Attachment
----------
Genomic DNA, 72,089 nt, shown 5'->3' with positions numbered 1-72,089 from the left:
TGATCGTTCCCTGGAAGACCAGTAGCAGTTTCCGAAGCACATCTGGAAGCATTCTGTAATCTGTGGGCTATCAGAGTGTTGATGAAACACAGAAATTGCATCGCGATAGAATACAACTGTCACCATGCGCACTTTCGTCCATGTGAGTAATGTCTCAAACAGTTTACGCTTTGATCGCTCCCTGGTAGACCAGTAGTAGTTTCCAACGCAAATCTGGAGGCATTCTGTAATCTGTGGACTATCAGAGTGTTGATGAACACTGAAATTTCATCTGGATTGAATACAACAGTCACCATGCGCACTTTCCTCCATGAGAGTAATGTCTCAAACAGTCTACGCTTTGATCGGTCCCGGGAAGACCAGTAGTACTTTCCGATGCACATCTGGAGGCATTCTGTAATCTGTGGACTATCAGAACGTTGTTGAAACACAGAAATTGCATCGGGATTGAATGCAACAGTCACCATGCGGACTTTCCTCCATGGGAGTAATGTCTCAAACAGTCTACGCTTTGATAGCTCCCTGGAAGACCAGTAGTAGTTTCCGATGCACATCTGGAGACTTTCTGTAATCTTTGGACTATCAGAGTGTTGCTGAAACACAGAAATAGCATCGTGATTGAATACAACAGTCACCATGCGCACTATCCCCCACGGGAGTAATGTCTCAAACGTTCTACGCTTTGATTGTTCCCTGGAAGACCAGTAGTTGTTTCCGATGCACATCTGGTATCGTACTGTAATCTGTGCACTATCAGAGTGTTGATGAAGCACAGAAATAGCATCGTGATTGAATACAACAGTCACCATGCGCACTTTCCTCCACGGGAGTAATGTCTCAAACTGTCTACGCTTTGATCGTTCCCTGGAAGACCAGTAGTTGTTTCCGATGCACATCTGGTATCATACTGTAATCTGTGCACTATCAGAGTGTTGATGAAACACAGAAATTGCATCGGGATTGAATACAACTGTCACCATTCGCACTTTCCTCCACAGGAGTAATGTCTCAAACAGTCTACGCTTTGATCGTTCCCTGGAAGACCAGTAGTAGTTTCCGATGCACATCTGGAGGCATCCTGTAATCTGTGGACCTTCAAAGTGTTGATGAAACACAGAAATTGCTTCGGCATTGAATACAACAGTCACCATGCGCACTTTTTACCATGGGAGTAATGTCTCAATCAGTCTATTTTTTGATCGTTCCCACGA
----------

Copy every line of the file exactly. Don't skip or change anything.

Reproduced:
Genomic DNA, 72,089 nt, shown 5'->3' with positions numbered 1-72,089 from the left:
TGATCGTTCCCTGGAAGACCAGTAGCAGTTTCCGAAGCACATCTGGAAGCATTCTGTAATCTGTGGGCTATCAGAGTGTTGATGAAACACAGAAATTGCATCGCGATAGAATACAACTGTCACCATGCGCACTTTCGTCCATGTGAGTAATGTCTCAAACAGTTTACGCTTTGATCGCTCCCTGGTAGACCAGTAGTAGTTTCCAACGCAAATCTGGAGGCATTCTGTAATCTGTGGACTATCAGAGTGTTGATGAACACTGAAATTTCATCTGGATTGAATACAACAGTCACCATGCGCACTTTCCTCCATGAGAGTAATGTCTCAAACAGTCTACGCTTTGATCGGTCCCGGGAAGACCAGTAGTACTTTCCGATGCACATCTGGAGGCATTCTGTAATCTGTGGACTATCAGAACGTTGTTGAAACACAGAAATTGCATCGGGATTGAATGCAACAGTCACCATGCGGACTTTCCTCCATGGGAGTAATGTCTCAAACAGTCTACGCTTTGATAGCTCCCTGGAAGACCAGTAGTAGTTTCCGATGCACATCTGGAGACTTTCTGTAATCTTTGGACTATCAGAGTGTTGCTGAAACACAGAAATAGCATCGTGATTGAATACAACAGTCACCATGCGCACTATCCCCCACGGGAGTAATGTCTCAAACGTTCTACGCTTTGATTGTTCCCTGGAAGACCAGTAGTTGTTTCCGATGCACATCTGGTATCGTACTGTAATCTGTGCACTATCAGAGTGTTGATGAAGCACAGAAATAGCATCGTGATTGAATACAACAGTCACCATGCGCACTTTCCTCCACGGGAGTAATGTCTCAAACTGTCTACGCTTTGATCGTTCCCTGGAAGACCAGTAGTTGTTTCCGATGCACATCTGGTATCATACTGTAATCTGTGCACTATCAGAGTGTTGATGAAACACAGAAATTGCATCGGGATTGAATACAACTGTCACCATTCGCACTTTCCTCCACAGGAGTAATGTCTCAAACAGTCTACGCTTTGATCGTTCCCTGGAAGACCAGTAGTAGTTTCCGATGCACATCTGGAGGCATCCTGTAATCTGTGGACCTTCAAAGTGTTGATGAAACACAGAAATTGCTTCGGCATTGAATACAACAGTCACCATGCGCACTTTTTACCATGGGAGTAATGTCTCAATCAGTCTATTTTTTGATCGTTCCCACGA